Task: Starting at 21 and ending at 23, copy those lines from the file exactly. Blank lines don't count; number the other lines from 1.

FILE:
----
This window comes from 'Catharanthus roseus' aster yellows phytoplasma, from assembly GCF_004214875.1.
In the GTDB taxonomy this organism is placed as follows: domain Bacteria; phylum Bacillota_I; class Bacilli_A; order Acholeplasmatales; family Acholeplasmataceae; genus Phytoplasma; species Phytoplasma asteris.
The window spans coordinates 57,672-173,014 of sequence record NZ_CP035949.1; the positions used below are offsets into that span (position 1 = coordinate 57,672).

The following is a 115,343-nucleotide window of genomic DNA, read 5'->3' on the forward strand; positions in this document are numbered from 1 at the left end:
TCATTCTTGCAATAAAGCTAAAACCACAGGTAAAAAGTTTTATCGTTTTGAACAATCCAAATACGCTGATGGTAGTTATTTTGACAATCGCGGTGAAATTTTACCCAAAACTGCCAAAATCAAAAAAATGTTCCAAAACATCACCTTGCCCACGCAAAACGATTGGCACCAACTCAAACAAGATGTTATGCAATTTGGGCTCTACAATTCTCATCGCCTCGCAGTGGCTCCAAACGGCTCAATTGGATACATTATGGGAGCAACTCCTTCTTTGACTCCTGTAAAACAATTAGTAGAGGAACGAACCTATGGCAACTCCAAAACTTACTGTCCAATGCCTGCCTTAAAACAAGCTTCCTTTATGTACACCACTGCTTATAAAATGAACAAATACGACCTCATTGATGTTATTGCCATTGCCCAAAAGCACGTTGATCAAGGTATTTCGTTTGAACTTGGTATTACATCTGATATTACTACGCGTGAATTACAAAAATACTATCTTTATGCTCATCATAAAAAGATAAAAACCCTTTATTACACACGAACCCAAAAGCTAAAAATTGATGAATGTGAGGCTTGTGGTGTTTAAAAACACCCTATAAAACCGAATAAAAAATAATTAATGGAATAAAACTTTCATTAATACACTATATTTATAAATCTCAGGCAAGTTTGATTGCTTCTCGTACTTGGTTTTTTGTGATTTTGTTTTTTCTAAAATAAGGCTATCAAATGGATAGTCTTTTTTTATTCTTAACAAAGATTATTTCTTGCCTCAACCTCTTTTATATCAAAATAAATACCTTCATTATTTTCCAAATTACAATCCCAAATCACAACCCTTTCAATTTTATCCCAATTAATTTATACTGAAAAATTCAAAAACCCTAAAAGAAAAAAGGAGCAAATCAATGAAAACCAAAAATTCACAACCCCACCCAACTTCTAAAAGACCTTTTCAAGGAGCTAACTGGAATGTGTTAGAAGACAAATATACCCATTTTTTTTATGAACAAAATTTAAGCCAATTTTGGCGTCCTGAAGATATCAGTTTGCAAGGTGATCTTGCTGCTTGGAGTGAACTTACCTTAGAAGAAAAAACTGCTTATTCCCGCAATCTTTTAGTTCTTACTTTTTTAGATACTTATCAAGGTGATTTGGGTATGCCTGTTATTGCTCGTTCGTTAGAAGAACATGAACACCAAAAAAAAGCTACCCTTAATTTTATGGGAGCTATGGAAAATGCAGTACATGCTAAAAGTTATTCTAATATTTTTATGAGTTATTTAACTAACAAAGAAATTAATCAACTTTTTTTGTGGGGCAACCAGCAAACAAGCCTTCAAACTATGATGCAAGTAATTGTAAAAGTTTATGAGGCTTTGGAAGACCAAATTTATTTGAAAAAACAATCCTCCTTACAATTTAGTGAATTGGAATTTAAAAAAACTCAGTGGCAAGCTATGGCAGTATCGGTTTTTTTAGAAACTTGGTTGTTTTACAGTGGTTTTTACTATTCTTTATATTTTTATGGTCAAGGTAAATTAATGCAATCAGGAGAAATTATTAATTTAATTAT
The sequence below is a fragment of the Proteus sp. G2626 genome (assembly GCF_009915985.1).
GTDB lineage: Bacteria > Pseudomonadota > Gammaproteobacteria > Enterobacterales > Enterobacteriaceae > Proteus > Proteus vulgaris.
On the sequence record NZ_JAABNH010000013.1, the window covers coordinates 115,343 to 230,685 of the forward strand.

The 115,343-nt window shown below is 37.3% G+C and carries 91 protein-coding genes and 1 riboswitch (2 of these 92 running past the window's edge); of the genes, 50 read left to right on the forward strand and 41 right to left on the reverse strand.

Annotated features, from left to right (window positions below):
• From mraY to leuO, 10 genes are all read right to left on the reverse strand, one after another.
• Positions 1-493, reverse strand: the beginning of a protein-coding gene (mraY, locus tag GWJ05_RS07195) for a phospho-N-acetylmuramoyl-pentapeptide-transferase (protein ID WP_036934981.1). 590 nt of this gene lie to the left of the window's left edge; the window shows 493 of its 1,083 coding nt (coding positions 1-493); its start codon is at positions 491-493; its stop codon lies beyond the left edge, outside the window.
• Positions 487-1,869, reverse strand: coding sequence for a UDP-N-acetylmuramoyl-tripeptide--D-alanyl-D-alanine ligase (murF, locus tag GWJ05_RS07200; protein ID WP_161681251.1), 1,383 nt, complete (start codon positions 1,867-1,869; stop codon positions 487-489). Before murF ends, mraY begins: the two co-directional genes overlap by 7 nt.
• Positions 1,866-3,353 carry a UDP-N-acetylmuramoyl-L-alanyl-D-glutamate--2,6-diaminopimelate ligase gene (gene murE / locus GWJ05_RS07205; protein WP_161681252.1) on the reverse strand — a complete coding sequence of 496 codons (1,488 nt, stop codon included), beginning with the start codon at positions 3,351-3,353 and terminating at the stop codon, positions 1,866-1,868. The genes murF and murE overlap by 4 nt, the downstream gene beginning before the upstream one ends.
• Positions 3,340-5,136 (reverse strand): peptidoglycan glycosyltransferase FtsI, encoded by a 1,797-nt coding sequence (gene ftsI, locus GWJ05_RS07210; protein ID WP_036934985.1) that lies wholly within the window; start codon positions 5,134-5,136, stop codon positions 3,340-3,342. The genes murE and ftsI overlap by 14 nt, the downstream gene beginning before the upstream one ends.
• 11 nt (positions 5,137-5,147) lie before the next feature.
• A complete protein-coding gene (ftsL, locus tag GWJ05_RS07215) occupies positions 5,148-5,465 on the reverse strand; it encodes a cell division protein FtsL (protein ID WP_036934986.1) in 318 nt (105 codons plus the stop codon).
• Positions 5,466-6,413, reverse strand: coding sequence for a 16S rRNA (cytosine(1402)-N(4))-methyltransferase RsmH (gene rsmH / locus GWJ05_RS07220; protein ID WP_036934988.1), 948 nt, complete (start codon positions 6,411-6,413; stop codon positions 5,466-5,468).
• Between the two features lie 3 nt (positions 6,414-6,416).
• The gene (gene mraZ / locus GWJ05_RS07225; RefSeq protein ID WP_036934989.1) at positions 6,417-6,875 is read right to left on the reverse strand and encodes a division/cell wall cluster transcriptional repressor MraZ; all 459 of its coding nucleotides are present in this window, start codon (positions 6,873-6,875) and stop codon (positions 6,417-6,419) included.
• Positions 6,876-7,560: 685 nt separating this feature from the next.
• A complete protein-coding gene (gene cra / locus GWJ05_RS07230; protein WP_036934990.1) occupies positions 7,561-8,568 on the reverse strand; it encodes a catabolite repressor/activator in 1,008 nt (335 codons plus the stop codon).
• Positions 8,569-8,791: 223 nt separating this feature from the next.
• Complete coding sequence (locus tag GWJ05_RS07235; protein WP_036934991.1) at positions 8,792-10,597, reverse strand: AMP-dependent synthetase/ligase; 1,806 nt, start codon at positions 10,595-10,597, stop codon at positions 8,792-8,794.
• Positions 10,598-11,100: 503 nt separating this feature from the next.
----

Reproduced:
• Positions 6,876-7,560: 685 nt separating this feature from the next.
• A complete protein-coding gene (gene cra / locus GWJ05_RS07230; protein WP_036934990.1) occupies positions 7,561-8,568 on the reverse strand; it encodes a catabolite repressor/activator in 1,008 nt (335 codons plus the stop codon).
• Positions 8,569-8,791: 223 nt separating this feature from the next.